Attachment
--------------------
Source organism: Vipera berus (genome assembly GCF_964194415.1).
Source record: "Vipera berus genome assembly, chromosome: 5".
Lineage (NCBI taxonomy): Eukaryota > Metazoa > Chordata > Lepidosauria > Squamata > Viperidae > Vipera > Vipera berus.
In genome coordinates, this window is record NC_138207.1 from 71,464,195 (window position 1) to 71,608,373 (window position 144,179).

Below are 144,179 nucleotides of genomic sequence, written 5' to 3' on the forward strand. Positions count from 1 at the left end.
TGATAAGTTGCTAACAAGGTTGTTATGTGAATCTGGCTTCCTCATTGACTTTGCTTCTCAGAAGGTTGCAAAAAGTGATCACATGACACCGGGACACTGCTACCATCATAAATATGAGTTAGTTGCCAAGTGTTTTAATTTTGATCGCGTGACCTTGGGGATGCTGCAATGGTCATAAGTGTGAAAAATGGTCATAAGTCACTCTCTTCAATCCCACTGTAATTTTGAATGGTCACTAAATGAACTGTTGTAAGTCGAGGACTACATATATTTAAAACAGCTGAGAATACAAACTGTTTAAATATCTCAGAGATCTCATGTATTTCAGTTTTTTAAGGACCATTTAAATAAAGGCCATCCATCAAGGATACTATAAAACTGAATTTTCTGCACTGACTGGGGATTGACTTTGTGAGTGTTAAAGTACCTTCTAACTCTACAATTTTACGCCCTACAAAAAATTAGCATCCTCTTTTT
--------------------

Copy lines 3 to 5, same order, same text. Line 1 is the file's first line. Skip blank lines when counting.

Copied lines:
Lineage (NCBI taxonomy): Eukaryota > Metazoa > Chordata > Lepidosauria > Squamata > Viperidae > Vipera > Vipera berus.
In genome coordinates, this window is record NC_138207.1 from 71,464,195 (window position 1) to 71,608,373 (window position 144,179).

Below are 144,179 nucleotides of genomic sequence, written 5' to 3' on the forward strand. Positions count from 1 at the left end.